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Facing the reality of ageing parents

Emma Grey

My son started Kindy this year, and we took the obligatory family photos, including some with my parents, who are both 84.

Maybe it’s that I have a gorgeous new camera lens that shows every wrinkle, or maybe I haven’t been paying attention, but when I looked at the photos afterwards I realised with quite a shock that somewhere, between my sister and I rushing about with teenagers and primary-schoolers and jobs and ‘all the things’—our parents, who we see all the time, have gotten old.

They’re actively involved in their Probus club and Dad is on the senior citizen public speaking circuit all over the countryside. They go to church every week, and movies and excursions with their friends. Dad reads books and follows current affairs and is almost as addicted to Facebook as I am, so the idea of them actually being in their mid-80s—actually being ‘proper old’—is almost as inconceivable as the fact that I’m heading for mid-40s and my elder baby is heading for 18.

But ‘ageing’ they are. And mum has dementia. It has been mercifully slow to develop over the last nine years, but she has little short-term memory at all, and can become very confused.

Our parents still live in their family home, not far from my sister and I (we’re one of those weird families who all live in the same suburb). It works out really well because it means we’re able to send kids for a walk to drop left-overs to grandparents, or grandparents can do emergency runs to the local school when we forget to pick up kids, like I did yesterday. Who has dementia now?

We’re the embodiment of it taking a ‘village’ to raise, well, all of us, really! The support works in all directions and it’s wonderful.

We’re acutely aware, though, that if something happened to Dad, we’d be in a world of trouble. Neither my sister nor I have a spare room in our homes, and while we could manage on couches in the short-term, it’s not a realistic solution. Mum wouldn’t be okay on her own for a day. She wouldn’t be okay on her own for more than an hour or so. And this is before she requires the kind of high-dependency care that she will need as her disease progresses.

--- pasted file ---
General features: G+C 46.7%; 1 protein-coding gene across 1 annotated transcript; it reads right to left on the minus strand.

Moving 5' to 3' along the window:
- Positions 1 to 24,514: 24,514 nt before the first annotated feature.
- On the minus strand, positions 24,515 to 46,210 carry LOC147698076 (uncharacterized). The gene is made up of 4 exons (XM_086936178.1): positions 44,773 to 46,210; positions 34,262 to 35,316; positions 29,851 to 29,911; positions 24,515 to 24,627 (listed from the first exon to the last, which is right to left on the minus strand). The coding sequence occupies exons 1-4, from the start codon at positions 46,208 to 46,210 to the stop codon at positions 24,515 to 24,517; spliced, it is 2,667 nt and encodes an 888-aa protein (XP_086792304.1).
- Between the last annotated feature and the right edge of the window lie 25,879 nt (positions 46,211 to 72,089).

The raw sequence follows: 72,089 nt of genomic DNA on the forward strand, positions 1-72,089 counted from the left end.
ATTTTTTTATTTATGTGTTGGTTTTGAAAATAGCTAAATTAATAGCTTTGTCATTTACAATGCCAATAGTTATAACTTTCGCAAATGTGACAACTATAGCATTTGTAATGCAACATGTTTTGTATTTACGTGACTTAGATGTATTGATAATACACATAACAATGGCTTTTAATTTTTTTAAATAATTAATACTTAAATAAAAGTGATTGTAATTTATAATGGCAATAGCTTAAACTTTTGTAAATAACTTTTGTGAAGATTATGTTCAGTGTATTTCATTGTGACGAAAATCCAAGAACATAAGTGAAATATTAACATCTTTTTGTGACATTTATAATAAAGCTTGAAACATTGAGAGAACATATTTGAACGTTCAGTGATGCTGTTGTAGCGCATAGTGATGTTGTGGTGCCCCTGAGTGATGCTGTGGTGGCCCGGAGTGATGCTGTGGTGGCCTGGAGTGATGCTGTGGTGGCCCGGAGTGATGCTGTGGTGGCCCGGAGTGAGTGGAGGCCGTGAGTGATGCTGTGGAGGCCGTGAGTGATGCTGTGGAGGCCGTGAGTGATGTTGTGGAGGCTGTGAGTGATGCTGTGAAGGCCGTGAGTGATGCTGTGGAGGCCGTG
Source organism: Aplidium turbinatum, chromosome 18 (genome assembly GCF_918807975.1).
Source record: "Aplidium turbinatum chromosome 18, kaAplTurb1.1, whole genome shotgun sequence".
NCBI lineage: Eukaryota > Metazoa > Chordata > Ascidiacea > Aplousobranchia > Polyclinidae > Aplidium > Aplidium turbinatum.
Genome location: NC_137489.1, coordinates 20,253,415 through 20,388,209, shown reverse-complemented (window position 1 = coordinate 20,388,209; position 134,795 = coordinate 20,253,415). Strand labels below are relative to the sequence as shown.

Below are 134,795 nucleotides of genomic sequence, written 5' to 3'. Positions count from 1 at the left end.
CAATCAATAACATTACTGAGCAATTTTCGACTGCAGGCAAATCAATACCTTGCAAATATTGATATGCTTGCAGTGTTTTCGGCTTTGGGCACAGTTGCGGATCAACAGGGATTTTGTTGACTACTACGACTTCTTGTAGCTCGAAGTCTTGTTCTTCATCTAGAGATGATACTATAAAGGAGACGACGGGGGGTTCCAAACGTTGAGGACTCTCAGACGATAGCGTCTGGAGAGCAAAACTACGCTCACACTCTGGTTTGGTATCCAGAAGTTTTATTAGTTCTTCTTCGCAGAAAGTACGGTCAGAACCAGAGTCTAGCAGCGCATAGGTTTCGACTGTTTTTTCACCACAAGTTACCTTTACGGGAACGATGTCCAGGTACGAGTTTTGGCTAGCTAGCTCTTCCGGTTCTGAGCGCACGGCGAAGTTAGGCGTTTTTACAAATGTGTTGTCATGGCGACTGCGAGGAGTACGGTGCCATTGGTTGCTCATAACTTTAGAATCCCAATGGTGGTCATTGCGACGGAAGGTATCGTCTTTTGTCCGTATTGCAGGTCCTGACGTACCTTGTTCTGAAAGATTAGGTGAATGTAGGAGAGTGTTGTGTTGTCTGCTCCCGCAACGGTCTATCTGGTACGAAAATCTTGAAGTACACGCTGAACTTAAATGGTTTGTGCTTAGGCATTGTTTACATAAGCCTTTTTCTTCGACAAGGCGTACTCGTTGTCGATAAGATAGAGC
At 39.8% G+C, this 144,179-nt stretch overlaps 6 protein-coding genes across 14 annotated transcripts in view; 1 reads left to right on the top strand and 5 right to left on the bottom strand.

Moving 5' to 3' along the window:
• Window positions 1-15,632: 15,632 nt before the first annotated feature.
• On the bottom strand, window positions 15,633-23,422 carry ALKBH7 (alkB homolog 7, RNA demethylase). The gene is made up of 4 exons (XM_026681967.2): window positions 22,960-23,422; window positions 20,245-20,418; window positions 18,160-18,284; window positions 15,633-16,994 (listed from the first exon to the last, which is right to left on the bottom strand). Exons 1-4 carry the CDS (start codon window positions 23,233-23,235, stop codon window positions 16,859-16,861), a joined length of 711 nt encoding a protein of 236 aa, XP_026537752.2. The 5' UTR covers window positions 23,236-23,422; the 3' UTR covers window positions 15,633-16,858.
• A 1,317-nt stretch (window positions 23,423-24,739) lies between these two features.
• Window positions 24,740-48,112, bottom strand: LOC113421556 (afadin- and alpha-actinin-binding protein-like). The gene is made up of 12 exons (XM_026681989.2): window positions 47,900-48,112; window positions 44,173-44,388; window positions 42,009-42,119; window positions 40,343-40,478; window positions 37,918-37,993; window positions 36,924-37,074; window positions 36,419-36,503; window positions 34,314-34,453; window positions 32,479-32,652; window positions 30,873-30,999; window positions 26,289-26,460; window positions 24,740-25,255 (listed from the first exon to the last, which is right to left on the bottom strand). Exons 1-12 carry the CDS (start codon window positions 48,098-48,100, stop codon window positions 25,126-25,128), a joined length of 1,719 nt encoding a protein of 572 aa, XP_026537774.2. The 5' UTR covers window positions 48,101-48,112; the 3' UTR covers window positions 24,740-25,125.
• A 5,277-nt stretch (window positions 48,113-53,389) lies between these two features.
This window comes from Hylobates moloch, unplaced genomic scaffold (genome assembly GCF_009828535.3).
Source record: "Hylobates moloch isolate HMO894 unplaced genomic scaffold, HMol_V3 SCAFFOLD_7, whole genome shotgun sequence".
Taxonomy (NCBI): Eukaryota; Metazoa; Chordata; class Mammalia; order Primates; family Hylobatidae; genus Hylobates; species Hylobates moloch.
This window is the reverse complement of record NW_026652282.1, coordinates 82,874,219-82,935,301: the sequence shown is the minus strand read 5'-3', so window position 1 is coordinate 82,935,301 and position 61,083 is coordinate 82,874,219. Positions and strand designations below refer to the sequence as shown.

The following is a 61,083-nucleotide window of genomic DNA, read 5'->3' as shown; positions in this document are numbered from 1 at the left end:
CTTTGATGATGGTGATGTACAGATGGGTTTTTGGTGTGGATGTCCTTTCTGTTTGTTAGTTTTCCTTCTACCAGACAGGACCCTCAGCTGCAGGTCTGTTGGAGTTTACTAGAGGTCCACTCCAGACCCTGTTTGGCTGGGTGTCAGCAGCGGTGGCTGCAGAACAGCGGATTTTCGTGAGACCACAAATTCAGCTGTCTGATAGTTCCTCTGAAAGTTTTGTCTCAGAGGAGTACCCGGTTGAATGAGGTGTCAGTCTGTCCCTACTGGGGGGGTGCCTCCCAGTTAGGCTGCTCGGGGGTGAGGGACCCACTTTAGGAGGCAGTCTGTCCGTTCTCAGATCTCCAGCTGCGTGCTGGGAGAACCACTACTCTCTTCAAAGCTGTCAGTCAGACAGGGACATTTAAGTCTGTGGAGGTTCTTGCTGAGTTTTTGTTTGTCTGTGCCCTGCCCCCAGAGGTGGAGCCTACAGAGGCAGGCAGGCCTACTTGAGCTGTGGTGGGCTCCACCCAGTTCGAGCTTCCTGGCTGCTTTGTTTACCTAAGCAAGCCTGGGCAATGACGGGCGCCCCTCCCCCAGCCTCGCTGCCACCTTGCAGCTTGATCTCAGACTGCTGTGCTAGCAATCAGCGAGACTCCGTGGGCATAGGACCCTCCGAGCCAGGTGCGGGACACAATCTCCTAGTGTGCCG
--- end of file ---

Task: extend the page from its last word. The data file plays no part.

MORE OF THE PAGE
There’s an emotional tug-o-war when your parents reach this stage. When they’re happy in their own home, you want to help them remain independent for as long as possible. Mum giving up her driver’s license was heartbreaking enough—not to imagine her leaving her home.

Realistically, they will soon need the kind of care we can’t feasibly provide between us. I remember my grandmother threatening my mum when I was a teenager: “Never put me in a home!” and my mum turning to me and saying, “Don’t ever let me get like that. Just put me in a home when I reach this stage!”


Goodwin Village Ainslie.

That’s all very well, until she reaches that stage, and forgets she said that and felt that way, and is resistant. Thankfully there’s a range of good accommodation options available to us now—from the gorgeously palatial to the more hospital-like for higher-dependency care. Places like The Central in Crace and Goodwin Village Ainslie, offer resort-style apartments with onsite Lifestyle Officers and a communal lounge and bar. Although unlike regular apartment complexes, they also offer the additional security of 24-hour nurse assistance and ‘future ready’ design such as wheelchair access, so that there’s minimal disruption when needs change.

I think if we approach this the way we’ve just approached school choices, we’ll find somewhere that might not be their family home, but can feel like home, for this important next phase in their lives, and in ours.

Because all we really need right now, and in the future, is peace of mind that our parents are safe, comfortable and able to live with each other, the way they have done for over sixty years, for as many more years as possible.

Concerned about an elderly loved one?

Explore what support options look like, at the Goodwin Open Day Fair. From active independent living and wellness classes, to care options if your needs change. Take the family along, tour the village, test the food, and see what a modern “nursing home” can really be like.

Choices aren’t always easy, so HerCanberra has put together a panel of experts to tackle the issues at 2pm over wine and canapés in an ‘Exploring Options’ event.

the essentials

What: Goodwin Open Day Fair
When: 10am to 3pm, 
Saturday 12 November, 2016
Goodwin Village Ainslie, 35 Bonney Street, Ainslie
RSVP: Call 
Annette on 6175 5100

This is a sponsored editorial. For more information on sponsored editorials, click here.


Emma Grey

Emma Grey is the Canberra-based author of ‘Wits’ End Before Breakfast! Confessions of a Working Mum’ and ‘Unrequited: Girl Meets Boy Band’. She’s director of the life-balance consultancy, WorkLifeBliss and co-founder of a fresh approach to time-management, My 15 Minutes. She lives just over the ACT border with her two teen daughters and young son. More about the Author

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